The Institute of Medicine recommends that healthcare team members utilize their full legal scope of practice8 while applying evidence-based research to provide efficient patient-centered care. One approach—expanding the role of nurse practitioners and physician assistants (both groups are considered advanced practice clinicians, or APCs)—has been limited by antiquated scope-of-practice regulation in many states.9 The quality of care provided by APCs has generally been found similar to that of resident physicians in inpatient settings and to primary care physicians in ambulatory venues. Patient satisfaction has been largely equivalent or superior to that found with physicians.10,11 Despite the limitations of such studies, such as oversampling of patients with previously diagnosed common conditions10 or exclusion of complex patients,11 it appears that the capabilities of physicians and APCs are complementary if not equivalent for many patient encounters. In one cross-sectional survey, patients preferred the physician for therapeutic recommendations, prognostic information, and other “medical” aspects of care, but preferred the nurse practitioner for education and advice on dealing with their disease.12

Parsing the division of labor between physicians and APCs has not been without controversy.13 Even though more than 80% of APCs work with physicians and nearly half of physicians work with APCs, these groups do not necessarily agree on issues such as leadership of medical homes, hospital admitting privileges, or payment for clinical services.14 Moreover, both physicians and APCs may be performing many tasks that could be more efficiently handled by registered nurses, medical assistants, practice facilitators, and care managers in a well-functioning primary care team.15 A thicket of inconsistent state regulations regarding APCs16 and payment rules in a fee-for-service environment currently restrict the possibilities of a thoroughly new approach to internal medicine and adult subspecialty care. A model is needed that redefines professional roles based on the uncertainty present in many patient encounters as well as the expertise needed with highly complex patient presentations.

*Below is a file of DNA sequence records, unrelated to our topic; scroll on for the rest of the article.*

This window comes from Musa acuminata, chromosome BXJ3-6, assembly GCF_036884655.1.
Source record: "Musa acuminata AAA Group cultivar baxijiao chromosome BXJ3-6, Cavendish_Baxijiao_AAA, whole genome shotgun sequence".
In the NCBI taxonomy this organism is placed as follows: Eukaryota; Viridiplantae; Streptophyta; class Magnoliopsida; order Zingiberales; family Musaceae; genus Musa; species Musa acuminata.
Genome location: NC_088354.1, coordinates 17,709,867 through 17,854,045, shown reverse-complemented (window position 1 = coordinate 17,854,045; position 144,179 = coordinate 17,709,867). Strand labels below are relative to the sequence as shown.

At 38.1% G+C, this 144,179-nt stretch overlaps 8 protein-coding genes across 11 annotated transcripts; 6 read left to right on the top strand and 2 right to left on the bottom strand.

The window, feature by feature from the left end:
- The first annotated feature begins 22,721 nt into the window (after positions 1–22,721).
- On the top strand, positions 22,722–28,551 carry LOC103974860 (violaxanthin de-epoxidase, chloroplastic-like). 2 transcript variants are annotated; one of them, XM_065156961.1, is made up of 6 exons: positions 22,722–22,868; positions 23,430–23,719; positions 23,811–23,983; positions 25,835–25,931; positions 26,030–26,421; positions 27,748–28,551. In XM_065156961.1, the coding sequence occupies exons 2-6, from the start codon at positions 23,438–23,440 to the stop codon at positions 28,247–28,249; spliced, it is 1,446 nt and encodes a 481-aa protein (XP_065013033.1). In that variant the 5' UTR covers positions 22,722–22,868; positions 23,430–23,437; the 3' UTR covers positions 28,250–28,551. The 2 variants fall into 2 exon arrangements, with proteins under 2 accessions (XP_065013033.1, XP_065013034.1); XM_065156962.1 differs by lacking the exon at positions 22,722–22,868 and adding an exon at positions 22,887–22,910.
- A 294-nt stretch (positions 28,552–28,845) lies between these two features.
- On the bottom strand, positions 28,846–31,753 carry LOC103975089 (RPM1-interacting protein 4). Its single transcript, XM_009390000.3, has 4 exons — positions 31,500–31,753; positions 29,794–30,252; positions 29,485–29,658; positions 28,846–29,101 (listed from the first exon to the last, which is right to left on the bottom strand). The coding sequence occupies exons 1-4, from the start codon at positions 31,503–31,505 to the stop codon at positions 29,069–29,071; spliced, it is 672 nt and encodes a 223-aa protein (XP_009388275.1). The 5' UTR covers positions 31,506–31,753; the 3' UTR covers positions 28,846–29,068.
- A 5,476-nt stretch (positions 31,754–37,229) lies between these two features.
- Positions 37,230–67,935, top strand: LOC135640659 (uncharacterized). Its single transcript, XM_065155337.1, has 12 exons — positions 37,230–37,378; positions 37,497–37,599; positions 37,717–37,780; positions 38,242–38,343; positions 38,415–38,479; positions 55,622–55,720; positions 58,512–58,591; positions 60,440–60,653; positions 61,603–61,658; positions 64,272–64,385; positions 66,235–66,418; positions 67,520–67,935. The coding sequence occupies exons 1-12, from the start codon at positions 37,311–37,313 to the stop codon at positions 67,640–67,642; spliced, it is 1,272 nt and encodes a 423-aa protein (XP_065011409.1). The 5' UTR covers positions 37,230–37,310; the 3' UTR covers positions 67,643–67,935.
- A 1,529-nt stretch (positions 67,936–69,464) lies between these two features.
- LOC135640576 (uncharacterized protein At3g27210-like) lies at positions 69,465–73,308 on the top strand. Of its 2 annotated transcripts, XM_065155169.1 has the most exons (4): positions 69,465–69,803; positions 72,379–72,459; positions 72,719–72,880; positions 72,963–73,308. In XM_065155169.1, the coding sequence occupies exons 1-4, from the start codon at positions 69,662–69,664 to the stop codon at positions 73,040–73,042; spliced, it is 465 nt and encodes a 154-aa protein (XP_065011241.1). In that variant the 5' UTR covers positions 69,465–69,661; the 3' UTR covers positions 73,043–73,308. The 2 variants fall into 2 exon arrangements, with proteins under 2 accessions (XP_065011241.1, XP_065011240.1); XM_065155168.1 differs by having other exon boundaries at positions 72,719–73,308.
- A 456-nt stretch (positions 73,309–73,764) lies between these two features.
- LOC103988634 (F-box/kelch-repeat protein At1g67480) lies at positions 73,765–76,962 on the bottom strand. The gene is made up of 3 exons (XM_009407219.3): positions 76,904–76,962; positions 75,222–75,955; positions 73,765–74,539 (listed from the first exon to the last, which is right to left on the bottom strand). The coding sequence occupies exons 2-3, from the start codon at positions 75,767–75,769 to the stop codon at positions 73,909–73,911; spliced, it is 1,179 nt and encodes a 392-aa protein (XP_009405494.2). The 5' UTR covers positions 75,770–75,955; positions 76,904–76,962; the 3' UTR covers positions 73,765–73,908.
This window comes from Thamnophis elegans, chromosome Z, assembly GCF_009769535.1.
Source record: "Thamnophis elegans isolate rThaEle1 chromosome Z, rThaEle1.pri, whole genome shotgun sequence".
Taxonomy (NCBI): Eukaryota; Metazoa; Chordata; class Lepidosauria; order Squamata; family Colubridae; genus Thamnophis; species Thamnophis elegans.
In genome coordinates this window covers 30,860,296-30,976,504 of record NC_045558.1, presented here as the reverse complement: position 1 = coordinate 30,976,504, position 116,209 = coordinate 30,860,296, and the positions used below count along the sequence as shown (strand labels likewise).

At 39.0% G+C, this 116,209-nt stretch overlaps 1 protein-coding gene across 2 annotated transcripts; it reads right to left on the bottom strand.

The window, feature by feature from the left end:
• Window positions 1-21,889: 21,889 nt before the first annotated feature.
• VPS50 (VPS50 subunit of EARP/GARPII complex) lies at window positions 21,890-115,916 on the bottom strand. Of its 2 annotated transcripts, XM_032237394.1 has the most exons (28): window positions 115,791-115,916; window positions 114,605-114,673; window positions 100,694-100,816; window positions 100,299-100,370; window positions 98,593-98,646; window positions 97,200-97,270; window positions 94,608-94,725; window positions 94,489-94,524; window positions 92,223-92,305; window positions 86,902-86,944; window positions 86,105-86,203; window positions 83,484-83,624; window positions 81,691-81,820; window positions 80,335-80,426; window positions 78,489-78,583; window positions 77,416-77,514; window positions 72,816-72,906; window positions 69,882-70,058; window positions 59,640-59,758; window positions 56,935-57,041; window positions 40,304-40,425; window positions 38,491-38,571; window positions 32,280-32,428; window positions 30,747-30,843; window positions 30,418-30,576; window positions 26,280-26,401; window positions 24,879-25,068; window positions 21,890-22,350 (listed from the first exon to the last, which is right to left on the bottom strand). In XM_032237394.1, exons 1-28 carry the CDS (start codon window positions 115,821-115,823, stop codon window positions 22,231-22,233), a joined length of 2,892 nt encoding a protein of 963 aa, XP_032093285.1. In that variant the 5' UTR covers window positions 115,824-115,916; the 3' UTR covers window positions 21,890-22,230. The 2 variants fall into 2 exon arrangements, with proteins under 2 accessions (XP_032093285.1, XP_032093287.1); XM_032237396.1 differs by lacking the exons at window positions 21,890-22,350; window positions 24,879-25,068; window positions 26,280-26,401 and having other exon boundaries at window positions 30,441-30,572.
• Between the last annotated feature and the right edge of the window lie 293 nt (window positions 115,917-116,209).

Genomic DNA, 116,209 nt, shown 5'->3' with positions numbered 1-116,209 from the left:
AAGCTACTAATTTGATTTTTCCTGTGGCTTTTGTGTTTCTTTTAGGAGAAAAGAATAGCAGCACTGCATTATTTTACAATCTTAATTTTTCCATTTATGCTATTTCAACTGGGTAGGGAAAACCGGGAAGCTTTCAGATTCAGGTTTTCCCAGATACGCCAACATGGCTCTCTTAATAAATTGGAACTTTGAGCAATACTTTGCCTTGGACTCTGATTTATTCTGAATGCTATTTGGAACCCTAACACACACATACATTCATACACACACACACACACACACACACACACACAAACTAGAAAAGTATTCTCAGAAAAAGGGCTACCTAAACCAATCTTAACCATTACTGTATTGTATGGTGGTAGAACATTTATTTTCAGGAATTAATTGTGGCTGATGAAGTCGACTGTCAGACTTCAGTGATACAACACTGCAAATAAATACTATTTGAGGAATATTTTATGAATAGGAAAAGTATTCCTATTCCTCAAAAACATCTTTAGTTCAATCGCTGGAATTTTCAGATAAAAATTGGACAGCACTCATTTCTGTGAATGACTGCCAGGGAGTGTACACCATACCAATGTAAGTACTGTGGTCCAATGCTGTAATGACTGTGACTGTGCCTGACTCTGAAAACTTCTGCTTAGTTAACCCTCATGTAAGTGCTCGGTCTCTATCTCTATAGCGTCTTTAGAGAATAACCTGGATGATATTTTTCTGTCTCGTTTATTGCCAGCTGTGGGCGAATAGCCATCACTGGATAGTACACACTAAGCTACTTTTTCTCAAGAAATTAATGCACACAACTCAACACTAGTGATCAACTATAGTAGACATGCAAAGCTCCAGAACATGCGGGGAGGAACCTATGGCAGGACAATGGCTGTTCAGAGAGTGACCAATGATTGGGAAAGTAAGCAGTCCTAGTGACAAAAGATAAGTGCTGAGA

We propose a conceptual model of care that allocates clinical roles across the independent but related spectra of complexity of care and relative certainty of diagnosis that describe most clinical scenarios (Figure). Assigning duties based on this model could help patients receive their care in the most efficient way by utilizing those healthcare workers on a team best equipped to manage a particular encounter.